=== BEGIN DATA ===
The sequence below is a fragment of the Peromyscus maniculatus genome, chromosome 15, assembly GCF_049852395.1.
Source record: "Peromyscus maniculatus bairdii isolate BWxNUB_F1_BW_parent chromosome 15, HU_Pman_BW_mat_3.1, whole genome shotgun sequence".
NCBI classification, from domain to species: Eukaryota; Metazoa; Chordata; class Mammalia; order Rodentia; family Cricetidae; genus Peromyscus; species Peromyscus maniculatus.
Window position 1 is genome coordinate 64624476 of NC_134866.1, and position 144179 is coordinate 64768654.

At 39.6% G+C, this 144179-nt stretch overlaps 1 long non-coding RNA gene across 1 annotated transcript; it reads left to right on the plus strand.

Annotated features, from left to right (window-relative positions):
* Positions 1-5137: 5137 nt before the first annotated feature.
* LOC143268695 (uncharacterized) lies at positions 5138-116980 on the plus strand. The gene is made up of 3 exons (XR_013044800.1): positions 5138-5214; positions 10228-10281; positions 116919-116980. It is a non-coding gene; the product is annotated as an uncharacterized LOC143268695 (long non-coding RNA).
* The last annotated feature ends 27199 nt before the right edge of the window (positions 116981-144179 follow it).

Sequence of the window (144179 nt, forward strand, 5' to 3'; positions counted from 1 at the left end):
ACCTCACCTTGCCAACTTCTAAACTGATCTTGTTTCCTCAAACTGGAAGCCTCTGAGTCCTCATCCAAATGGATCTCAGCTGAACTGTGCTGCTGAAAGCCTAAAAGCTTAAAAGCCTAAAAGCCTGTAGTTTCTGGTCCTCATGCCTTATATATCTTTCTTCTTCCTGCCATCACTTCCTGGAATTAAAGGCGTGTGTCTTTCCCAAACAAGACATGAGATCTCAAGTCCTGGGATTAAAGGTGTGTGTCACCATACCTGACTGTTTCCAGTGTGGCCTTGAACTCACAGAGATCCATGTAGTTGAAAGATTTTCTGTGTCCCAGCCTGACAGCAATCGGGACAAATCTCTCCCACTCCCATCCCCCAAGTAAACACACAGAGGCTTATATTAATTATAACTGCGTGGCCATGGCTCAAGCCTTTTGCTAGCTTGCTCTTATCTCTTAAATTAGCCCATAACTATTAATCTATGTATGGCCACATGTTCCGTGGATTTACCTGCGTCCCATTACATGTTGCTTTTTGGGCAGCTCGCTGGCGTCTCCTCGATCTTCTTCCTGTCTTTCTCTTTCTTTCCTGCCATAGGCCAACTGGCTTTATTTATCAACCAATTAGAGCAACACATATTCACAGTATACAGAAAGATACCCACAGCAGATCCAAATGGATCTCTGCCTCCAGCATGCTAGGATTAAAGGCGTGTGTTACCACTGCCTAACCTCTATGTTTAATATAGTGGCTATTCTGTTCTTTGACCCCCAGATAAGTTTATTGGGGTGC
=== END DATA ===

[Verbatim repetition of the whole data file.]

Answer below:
The sequence below is a fragment of the Peromyscus maniculatus genome, chromosome 15, assembly GCF_049852395.1.
Source record: "Peromyscus maniculatus bairdii isolate BWxNUB_F1_BW_parent chromosome 15, HU_Pman_BW_mat_3.1, whole genome shotgun sequence".
NCBI classification, from domain to species: Eukaryota; Metazoa; Chordata; class Mammalia; order Rodentia; family Cricetidae; genus Peromyscus; species Peromyscus maniculatus.
Window position 1 is genome coordinate 64624476 of NC_134866.1, and position 144179 is coordinate 64768654.

At 39.6% G+C, this 144179-nt stretch overlaps 1 long non-coding RNA gene across 1 annotated transcript; it reads left to right on the plus strand.

Annotated features, from left to right (window-relative positions):
* Positions 1-5137: 5137 nt before the first annotated feature.
* LOC143268695 (uncharacterized) lies at positions 5138-116980 on the plus strand. The gene is made up of 3 exons (XR_013044800.1): positions 5138-5214; positions 10228-10281; positions 116919-116980. It is a non-coding gene; the product is annotated as an uncharacterized LOC143268695 (long non-coding RNA).
* The last annotated feature ends 27199 nt before the right edge of the window (positions 116981-144179 follow it).

Sequence of the window (144179 nt, forward strand, 5' to 3'; positions counted from 1 at the left end):
ACCTCACCTTGCCAACTTCTAAACTGATCTTGTTTCCTCAAACTGGAAGCCTCTGAGTCCTCATCCAAATGGATCTCAGCTGAACTGTGCTGCTGAAAGCCTAAAAGCTTAAAAGCCTAAAAGCCTGTAGTTTCTGGTCCTCATGCCTTATATATCTTTCTTCTTCCTGCCATCACTTCCTGGAATTAAAGGCGTGTGTCTTTCCCAAACAAGACATGAGATCTCAAGTCCTGGGATTAAAGGTGTGTGTCACCATACCTGACTGTTTCCAGTGTGGCCTTGAACTCACAGAGATCCATGTAGTTGAAAGATTTTCTGTGTCCCAGCCTGACAGCAATCGGGACAAATCTCTCCCACTCCCATCCCCCAAGTAAACACACAGAGGCTTATATTAATTATAACTGCGTGGCCATGGCTCAAGCCTTTTGCTAGCTTGCTCTTATCTCTTAAATTAGCCCATAACTATTAATCTATGTATGGCCACATGTTCCGTGGATTTACCTGCGTCCCATTACATGTTGCTTTTTGGGCAGCTCGCTGGCGTCTCCTCGATCTTCTTCCTGTCTTTCTCTTTCTTTCCTGCCATAGGCCAACTGGCTTTATTTATCAACCAATTAGAGCAACACATATTCACAGTATACAGAAAGATACCCACAGCAGATCCAAATGGATCTCTGCCTCCAGCATGCTAGGATTAAAGGCGTGTGTTACCACTGCCTAACCTCTATGTTTAATATAGTGGCTATTCTGTTCTTTGACCCCCAGATAAGTTTATTGGGGTGC